I find Universal splitting the widescreen and full frame on seperate disc annoyings. My preference is to have a whole presentation on one disc, and extras on another with big sets like these. However, Universal didn't go this route. In the past as I earlier mentioned, they've included widescreen and full frame on one DVD. Still, we don't know for sure how much space it all takes up, since "The Mummy" runs for well over two hours. Maybe if two versions and all the tracks were on a single disc, it could have effected the video quality. It's a likely case, but again, no one knows for sure. Anyhow, besides on two seperate discs, what annoys me is that having all of it split up, you can't make everyone happy. Perhaps you like full frame and DTS. You can't get that combo here. Or French is your native language and you want to hear that track in widescreen... no can do here. Also, all three commentaries are on widescreen only. Again, spacing issues and such are a possibility, but it would have been really nice, for me at least, if both viewing options and all sound options were available on a single disc, and then all the extras on another. Oh well, at least the stuff is there and can be viewed and heard in some shape or form... I just hope some people see my point of view.

So let's see with the first disc. We have three commentaries, two which are new to this release. But let's get the old out of the way first. The first, a Commentary With Writer/Director Stephen Sommers and Editor Bob Duscay. Duscay has edited every Sommers film since they were in film school together, and the two seem to be pretty good friends. They are very relaxed and are really enjoyable to listen to. They make jokes, are very talkative and never sound dull. They share good production stories and do remember quite a lot about making the movie. This is how a commentary should be in my opinion. Very informative, but light in a nature.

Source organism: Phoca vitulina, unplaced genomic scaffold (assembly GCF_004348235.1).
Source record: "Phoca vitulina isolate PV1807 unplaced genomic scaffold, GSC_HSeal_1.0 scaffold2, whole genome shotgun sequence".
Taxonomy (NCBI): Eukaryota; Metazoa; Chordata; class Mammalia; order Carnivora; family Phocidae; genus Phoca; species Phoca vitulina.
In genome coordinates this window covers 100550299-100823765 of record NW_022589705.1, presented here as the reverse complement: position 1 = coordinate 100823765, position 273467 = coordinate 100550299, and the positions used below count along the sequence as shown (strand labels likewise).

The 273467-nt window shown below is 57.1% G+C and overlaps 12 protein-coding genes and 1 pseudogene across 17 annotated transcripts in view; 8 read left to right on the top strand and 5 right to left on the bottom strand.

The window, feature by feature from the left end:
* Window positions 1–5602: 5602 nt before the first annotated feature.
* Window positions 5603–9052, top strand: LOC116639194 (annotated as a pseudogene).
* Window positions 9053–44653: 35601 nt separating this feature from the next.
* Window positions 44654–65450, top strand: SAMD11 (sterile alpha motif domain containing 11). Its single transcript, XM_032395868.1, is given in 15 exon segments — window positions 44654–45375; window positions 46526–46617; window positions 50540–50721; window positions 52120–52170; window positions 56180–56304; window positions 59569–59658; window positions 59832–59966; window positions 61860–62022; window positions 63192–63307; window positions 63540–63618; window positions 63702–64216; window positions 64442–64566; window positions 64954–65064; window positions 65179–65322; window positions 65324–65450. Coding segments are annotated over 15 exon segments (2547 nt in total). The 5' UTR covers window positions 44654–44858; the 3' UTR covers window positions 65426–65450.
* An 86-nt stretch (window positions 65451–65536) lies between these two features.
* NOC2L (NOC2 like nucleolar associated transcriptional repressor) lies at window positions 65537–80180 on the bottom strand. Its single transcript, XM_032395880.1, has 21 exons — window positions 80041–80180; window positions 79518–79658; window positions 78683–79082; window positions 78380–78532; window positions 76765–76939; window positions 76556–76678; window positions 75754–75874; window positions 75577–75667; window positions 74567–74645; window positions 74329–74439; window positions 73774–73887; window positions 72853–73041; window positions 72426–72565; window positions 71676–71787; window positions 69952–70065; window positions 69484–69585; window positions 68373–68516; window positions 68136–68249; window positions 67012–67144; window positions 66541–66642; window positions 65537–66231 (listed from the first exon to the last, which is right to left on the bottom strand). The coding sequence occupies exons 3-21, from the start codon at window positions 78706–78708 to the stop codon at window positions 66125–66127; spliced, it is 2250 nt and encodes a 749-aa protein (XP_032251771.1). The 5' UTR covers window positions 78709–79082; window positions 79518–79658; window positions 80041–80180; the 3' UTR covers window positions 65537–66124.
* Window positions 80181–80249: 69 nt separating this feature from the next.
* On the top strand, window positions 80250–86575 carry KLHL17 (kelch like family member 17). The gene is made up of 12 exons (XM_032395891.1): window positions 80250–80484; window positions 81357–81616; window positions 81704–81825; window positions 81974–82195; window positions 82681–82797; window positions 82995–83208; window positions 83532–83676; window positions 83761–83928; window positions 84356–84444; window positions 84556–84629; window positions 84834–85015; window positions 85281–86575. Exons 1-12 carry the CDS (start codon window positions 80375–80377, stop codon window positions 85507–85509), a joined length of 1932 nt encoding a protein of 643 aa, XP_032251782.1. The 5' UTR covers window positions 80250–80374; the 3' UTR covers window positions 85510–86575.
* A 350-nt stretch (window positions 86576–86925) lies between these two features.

New to this set is a Commentary With Brendan Fraser. Fraser is one of my favorite actors as of late, so I was very happy to see this commentary included. Fraser is very soft spoken here and nice to listen to. While of course he played a big part in the movie, he acts more like a fan of the film. He offers a very good perspective with a lot of light jokes, but with it, he does offer good stories about challanges, his thoughts and whatnot. Fraser seemed to have a very good time making the film and also seems to like the film a lot. If you like Fraser or want some cool production info, this is a great track to listen to. I really enjoyed it a lot.

Finally, also new to the set is another actor commentary, this time with three actors. The Commentary With Oded Fehr, Kevin J. O'Connor and Arnold Vosloo is another excellent track. I thought all three men delivered superb supporting performances throughout the film, so I was glad they packed them in a room together to record a track. They also seemed to like the movie and share some very good facts. There's a lot to absorb from this track as the men ask questions to one another and share very interesting stories. They are very lively and a lot of fun to listen to. Definently listen to this track, like the other two, it's really enjoyable.

Building A Better Mummy is an excellent documentary that lasts a sold fifty minutes (!). The documentary uses clips from the original "Mummy", behind the scenes footage, clips from this recent version and a whole slew of interviews. This is a very in-depth documentary that offers very good insight from the cast and crew. They talk about the original "Mummy", the story, the characters, the special effects and a whole lot more. This is really well made and a blast to watch, so if you liked the movie, give this a spin. You won't be disappointed. It's in full frame in English, but I was quite pleased to find English, French and Spanish subtitles.